The only possible explanation?  The sky rained candy.

Magical moment in my childhood.

Even though I don’t have a ton of memories from my childhood for some reason, this one has always stuck with me.  Every time I see a beautiful sunset full of pinks and oranges, I am brought back to the day it rained candy.

My childhood wasn’t perfect (sorry, mom . . . but my kids will say the same if it’s any consolation).  But even through all the difficult times, I still remember that “magical” day.  May you as a parent (or a teacher or caregiver) remember that  kids are resilient.  One beautiful moment can often times triumph in the face of a few messy ones.  Find a way to make some magic for the kid(s) in your life.  And extend some grace to yourself.  Seek to do better next time but embrace the grace.


Hearing the song



For those of you who don’t know, my husband works a regular FT job but he also is the Worship Arts Director at our church.  This means that each Sunday morning, I get to experience what it’s like for a single mom to get her kids to church and then try to compose myself enough to focus on Jesus after a likely tough week.  And so, while my other 2 are young enough to stay in the nursery the whole time (not for long though), my oldest has to sit with me in the worship center and listen to a few announcements and worship God in song with me before heading to her class.  It’s not a long time but it’s long enough for this weary mom.

Like yesterday, I’m usually trying to get her to stop asking me a question every 2 seconds.  Wanting to slap myself that I didn’t remember a little notebook so she can write (because as ideal as it’d be for her 4 year old self to sit there without moving or speaking, it just isn’t developmentally going to happen).  Singing, focusing on Jesus and praying for patience at the same time while my daughter asks me to pick her up, then squirm in my arms, then get down, then ask to be picked up again.  Oh and yesterday we added in a nice little attitude because she wanted another family (her favorite family) to sit with us or us with them and I couldn’t find the mom so I told her we had to wait til next week.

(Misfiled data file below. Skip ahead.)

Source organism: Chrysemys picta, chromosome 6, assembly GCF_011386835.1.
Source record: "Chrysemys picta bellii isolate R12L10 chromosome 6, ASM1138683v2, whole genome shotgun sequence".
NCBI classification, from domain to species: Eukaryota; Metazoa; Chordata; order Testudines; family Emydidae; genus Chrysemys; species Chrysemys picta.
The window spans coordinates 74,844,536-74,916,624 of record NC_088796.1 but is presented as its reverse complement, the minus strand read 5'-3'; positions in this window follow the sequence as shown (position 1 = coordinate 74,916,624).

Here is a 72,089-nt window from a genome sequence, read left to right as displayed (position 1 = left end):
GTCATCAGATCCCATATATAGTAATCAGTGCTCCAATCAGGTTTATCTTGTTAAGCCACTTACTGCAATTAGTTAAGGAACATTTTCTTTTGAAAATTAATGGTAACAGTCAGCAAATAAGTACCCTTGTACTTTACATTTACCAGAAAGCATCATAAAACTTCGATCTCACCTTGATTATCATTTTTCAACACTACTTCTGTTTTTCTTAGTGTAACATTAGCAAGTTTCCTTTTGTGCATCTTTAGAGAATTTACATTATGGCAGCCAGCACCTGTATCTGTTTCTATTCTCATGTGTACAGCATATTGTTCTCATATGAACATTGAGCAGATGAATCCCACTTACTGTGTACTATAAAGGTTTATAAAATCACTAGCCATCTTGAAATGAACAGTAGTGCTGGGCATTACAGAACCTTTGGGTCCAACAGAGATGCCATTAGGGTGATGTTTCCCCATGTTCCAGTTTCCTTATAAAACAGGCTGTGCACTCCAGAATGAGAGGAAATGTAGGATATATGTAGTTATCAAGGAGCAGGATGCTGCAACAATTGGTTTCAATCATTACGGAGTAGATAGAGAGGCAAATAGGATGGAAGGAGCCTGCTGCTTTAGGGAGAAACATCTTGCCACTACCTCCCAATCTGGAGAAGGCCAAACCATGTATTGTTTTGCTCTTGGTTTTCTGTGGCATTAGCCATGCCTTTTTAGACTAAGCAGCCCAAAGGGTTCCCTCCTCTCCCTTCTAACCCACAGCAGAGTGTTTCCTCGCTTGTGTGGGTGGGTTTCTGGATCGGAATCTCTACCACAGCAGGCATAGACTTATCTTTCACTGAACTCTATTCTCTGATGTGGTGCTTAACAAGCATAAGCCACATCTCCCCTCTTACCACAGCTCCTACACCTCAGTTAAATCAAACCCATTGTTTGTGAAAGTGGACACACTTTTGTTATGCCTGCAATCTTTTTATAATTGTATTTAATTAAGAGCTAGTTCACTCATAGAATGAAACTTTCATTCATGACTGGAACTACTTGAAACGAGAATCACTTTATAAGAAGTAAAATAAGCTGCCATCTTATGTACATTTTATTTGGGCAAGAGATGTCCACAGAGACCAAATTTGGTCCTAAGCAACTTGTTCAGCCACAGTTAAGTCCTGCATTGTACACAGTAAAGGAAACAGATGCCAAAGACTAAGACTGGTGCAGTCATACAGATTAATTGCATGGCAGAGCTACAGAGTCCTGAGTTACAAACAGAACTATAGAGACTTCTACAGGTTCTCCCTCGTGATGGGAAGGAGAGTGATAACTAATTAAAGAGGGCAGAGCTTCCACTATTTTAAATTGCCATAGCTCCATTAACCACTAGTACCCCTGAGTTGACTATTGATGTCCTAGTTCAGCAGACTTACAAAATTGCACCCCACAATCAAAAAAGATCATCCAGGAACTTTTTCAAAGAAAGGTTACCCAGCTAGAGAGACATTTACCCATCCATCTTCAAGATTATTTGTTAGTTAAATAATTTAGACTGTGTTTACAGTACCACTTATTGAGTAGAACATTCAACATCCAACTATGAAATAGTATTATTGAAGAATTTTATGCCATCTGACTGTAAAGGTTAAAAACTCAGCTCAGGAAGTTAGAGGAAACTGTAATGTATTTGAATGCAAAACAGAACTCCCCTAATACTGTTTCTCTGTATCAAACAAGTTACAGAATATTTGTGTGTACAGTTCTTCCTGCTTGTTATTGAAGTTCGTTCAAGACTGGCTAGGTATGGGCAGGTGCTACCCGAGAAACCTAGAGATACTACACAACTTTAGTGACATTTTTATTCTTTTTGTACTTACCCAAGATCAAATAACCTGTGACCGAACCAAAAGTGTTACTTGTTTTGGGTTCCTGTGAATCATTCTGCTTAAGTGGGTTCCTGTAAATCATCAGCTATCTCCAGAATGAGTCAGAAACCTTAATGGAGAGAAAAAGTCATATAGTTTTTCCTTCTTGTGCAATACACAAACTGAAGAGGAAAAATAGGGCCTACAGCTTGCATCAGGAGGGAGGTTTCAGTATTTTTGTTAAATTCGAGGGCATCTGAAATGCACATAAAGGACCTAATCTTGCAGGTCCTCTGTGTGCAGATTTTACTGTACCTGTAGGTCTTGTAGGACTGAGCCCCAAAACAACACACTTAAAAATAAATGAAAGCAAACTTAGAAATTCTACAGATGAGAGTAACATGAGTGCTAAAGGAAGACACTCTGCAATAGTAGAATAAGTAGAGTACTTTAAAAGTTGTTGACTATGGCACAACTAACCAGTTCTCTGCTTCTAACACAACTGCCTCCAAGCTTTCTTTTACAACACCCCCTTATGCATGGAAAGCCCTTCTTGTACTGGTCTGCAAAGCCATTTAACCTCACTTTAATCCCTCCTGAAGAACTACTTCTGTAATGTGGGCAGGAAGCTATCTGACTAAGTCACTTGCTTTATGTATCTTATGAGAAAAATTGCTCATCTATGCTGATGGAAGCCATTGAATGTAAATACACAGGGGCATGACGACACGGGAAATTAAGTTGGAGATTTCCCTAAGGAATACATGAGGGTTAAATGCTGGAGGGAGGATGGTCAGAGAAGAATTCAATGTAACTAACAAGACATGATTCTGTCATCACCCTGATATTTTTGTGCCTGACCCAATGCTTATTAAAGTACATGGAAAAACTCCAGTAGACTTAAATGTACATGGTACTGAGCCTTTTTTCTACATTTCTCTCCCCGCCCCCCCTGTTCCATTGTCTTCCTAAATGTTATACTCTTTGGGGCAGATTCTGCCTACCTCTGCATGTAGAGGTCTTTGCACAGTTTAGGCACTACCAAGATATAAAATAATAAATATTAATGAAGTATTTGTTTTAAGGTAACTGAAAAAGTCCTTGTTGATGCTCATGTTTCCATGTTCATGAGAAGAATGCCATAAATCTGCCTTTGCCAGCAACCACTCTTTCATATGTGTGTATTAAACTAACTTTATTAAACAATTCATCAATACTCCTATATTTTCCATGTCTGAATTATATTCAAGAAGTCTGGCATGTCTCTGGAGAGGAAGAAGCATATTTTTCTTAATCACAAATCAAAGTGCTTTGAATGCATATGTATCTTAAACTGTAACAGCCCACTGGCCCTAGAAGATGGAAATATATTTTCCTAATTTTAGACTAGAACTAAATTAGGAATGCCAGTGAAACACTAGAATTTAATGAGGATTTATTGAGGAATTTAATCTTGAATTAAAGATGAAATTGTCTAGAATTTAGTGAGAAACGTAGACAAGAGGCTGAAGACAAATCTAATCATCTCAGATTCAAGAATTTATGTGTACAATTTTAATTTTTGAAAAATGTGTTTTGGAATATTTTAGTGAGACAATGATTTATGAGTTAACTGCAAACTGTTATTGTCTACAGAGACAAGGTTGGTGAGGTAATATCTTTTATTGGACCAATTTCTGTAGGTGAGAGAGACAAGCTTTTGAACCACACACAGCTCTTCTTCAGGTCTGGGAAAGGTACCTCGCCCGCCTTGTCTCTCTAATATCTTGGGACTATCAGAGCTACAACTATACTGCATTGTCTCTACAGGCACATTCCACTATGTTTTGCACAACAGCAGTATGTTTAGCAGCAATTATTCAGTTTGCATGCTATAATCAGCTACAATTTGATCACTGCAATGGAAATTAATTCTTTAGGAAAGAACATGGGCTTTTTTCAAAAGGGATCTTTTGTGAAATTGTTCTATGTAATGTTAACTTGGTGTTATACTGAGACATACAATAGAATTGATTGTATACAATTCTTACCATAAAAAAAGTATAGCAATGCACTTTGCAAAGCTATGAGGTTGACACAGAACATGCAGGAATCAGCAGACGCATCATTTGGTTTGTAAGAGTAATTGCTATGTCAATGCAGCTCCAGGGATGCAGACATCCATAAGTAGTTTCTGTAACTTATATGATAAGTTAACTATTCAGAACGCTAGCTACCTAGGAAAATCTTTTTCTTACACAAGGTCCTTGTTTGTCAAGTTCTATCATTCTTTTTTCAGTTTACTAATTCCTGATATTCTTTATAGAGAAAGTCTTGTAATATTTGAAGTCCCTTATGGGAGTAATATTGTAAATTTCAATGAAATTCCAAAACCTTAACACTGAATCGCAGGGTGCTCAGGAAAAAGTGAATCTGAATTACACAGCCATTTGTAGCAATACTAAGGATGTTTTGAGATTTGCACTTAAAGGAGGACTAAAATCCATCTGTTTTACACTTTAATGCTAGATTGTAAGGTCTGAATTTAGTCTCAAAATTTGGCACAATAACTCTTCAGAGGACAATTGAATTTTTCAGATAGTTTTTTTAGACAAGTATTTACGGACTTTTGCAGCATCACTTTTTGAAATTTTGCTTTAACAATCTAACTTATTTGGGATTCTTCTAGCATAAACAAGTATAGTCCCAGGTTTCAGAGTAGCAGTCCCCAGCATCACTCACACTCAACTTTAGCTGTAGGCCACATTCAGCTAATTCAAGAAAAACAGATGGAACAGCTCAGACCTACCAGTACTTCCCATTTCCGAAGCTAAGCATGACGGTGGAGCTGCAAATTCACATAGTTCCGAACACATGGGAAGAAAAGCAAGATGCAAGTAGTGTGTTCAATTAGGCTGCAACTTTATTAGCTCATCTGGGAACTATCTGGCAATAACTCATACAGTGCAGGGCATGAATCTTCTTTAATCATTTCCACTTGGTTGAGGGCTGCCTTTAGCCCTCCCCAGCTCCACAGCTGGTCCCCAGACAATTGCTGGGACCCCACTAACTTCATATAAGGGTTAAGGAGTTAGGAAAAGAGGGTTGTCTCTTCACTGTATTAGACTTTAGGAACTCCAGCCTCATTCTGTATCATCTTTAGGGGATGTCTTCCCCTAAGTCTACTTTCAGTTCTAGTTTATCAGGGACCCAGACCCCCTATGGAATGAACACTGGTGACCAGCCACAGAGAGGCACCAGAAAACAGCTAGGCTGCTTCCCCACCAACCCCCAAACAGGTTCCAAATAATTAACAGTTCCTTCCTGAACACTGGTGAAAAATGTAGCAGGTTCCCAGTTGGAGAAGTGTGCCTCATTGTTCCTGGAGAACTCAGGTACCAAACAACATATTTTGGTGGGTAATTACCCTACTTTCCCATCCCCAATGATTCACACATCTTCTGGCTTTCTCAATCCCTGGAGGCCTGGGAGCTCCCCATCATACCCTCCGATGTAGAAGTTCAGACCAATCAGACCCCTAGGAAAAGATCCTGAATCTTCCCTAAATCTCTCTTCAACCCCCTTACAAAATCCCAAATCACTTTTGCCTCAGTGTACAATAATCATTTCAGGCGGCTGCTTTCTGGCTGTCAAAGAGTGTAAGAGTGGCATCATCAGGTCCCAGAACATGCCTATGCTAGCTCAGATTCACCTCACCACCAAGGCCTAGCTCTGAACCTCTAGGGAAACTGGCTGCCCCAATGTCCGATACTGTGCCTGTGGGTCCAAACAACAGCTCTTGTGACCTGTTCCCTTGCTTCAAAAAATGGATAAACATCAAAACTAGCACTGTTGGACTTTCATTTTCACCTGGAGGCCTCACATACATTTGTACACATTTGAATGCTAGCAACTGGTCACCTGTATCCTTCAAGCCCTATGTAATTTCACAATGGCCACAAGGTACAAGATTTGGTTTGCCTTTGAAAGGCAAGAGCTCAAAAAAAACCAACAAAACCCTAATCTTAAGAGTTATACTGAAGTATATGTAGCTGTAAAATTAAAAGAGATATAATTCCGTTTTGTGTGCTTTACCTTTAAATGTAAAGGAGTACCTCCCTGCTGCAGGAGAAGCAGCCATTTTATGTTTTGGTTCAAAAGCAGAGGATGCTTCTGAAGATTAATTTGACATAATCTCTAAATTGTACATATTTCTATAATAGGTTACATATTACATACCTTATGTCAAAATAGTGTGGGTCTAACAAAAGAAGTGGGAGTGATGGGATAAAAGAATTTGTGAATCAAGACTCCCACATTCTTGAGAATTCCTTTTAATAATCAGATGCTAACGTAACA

I am often reminded on Sundays of this post from my dear fellow blogger, Julie, where she encourages moms to keep bringing their kids to church even though it sometimes feels pointless (and her hubby also leads worship so she gets me).

And then something happened.

“Bless the Lord” came on, which happens to be my daughter’s favorite song ever.  She belts it out on her microphone and guitar at home, leading these little worship sessions.  Ya, it’s kind of as adorable as it sounds.

She looks up in surprise as her daddy starts singing the song.  And she starts singing in her sweet little 4 year old voice.  At one point she closed her eyes and swayed back and forth.  I know she doesn’t fully get the idea of worship but the innocence and pure joy of that moment had me fighting back tears.  I don’t know that it would’ve said as much to me had I not been struggling with her that morning.

Did the rest of my day consistent or rainbows and unicorns?  Absolutely not.  Later, my son was giving me a hard time and we were the center of attention down the church halls.  And nap time was not pretty.  I was beat and wanted to escape.

But God kept reminding me of that sweet moment when my daughter sang her heart out in unison with others young and old, praising Jesus.